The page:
The NCAA men’s basketball tournament – commonly known as March Madness – begins March 14. Millions of college basketball enthusiasts will be filling out their brackets, hoping to predict the outcome of all the games. Computer science professor Sheldon H. Jacobson discusses patterns he’s observed in the tournament and how data analytics can provide guidance for fans filling out brackets.
Working with University of Illinois students, he also oversees the BracketOdds website, a STEM learning lab for his students, to provide fans with useful tips in filling out their brackets.
How can data analytics provide insight into the March Madness tournament?
The tournament analytics are a figurative candy store for the analytically inclined. After the First Four, the outcome of the remaining 63 games can be modeled based on data analytics. In fact, you can represent every possible bracket as a unique string of 63 zeros or ones. That reduces the tournament to looking for patterns in how these zeros and ones occur, which translates into patterns in how seeds advance in the tournament.
Does this make predicting upsets easy?
The patterns provide guidance on the distribution of upsets in the different rounds, but say little about which pairings will result in an upset. For example, out of 132 games since 1985, a No. 3-seeded team has lost to a No. 14 seed 21 times in the Round of 64. The chance of a No. 14-seeded team pulling such an upset is around 16 percent, which is quite small, yet it does happen around two times every three tournaments. That is how the laws of chance express themselves in the tournament. Very extreme upsets are rare events but occur with regularity, given a sufficient number of opportunities. We are still waiting for a No. 16-seeded team to beat a No. 1 seed in the round of 64. It will happen eventually, perhaps even this year; we just do not know exactly when.
How useful are the seeds when filling out a bracket? Upsets happen, as you’ve said, but isn’t it still the safest choice to always pick the higher seed to win?
Picking the higher seed, called Pick Favorite, in the Round of 64 through the Sweet 16 is a reasonable strategy to get a good bracket, but not a great bracket. Since 1985, using the ESPN bracket-scoring system, Pick Favorite would have given you an average score of 874 out of a possible 1920, with a high of 1620 in 2008 and a low of 550 in 1990. Upsets bust many brackets. For example, in six of the past seven years since 2010, one or more teams seeded No. 14 or No. 15 won a game in the Round of 64.
So every bracket should have an upset or two. Any recommendations for picking upsets in the Round of 64?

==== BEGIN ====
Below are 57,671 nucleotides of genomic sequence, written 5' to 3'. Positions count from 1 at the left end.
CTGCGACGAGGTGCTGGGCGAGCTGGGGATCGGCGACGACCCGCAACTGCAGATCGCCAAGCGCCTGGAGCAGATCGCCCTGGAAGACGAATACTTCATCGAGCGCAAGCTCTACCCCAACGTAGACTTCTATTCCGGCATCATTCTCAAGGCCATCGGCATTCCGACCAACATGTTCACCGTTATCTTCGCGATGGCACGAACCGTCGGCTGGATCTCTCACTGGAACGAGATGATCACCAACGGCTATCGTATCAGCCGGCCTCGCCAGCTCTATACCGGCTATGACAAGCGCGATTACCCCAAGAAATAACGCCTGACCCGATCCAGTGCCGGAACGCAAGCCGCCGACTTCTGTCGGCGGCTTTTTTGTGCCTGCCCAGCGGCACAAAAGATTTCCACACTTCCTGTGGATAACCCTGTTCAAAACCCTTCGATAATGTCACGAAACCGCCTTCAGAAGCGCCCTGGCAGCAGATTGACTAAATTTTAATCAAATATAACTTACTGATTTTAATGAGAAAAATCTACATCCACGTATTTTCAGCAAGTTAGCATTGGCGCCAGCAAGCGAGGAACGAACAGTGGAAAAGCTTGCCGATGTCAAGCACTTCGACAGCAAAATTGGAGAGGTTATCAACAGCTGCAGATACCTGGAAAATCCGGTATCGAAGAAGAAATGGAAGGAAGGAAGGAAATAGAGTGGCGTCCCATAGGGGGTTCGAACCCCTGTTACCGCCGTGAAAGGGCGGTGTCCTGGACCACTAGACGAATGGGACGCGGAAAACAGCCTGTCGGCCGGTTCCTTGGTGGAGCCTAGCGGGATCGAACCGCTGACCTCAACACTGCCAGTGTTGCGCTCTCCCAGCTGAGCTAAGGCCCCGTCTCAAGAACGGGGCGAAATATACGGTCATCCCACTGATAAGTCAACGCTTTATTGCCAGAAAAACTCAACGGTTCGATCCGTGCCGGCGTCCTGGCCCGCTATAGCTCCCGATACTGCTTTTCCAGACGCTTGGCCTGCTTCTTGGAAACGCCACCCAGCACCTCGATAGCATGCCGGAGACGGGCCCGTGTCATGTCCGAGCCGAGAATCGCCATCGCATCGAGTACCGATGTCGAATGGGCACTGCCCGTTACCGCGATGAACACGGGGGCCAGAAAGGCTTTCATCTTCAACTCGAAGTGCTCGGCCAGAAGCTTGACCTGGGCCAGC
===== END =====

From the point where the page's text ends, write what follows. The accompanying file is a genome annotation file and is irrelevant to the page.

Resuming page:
Upsets are exceedingly difficult to predict with any great consistency. The best way to minimize wrong upset picks in your bracket is to have as few as possible. Pick all four No. 1 seeds and all four No. 2 seeds to advance. Pick zero or one total No. 3 or No. 4 seeds to be upset. Pick one, two or three total No. 5, No. 6 or No. 7 seeds to be upset. The No. 8-No. 9 game is a coin toss.
How about power conferences – Big 10, Pac 12, Big 12, SEC, ACC, Big East, and AA – versus mid-majors? How do they do in the tournament?
Power conferences have enjoyed a significant advantage in recent years. Since 2006, there is a noticeable trend in power conference teams getting a larger share of the at- large bids. For example, in 2016, 91 percent of the at-large bids went to power conference teams, compared with 83 percent in 2015, 81 percent in 2014, and 70 percent in both 2013 and 2012. Perhaps 2017 will break that trend. In addition, power conference teams perform exceedingly well in the tournament. Since 2006, 86 percent of the Elite Eight and Final Four teams have come from power conferences. Moreover, all the national champions since 2006 have been power conference teams.
Warren Buffet is a huge college basketball fan and is known for issuing bracket challenges. This year, he is offering $1 million per year for life to any Berkshire Hathaway employee who correctly picks the Sweet Sixteen. How likely is he to pay out?
More likely than one would first think. If all games are tossups, then there are 4,294,967,295 possible Sweet Sixteens. However, some combinations are more likely than others. Optimistically, using historical performance data, the odds are closer to 182,000-to-one. There are 367,000 eligible Berkshire Hathaway employees, so if one-third of them participate, I would estimate that the chances are around 10 to 20 percent that Buffet will be writing some checks.
What is the best strategy for filling out a bracket?
The best suggestion for people who want to fill out a single bracket by hand is to pick which seed you want to win the national championship, and then move backward with the seeds you want to appear in each round. When the teams are announced on Selection Sunday, fill in the teams based on the seeds you chose, limiting the number of upsets in the Round of 64. History suggests that you will be no worse – nor better – than trying to do it based on knowledge of the teams. If you need help, our BracketOdds website has a bracket generator so that people unfamiliar with the tournament can have a bracket created for them that contains the right mix of upsets and favorites advancing.
Contact Sheldon H. Jacobson, Department of Computer Science, University of Illinois at Urbana-Champaign, 217/244-7275, email@example.com.
Writer: Liz Ahlberg Touchstone, biomedical sciences editor, University of Illinois News Bureau, 217/244-1073, firstname.lastname@example.org.
Photo: L. Brian Stauffer.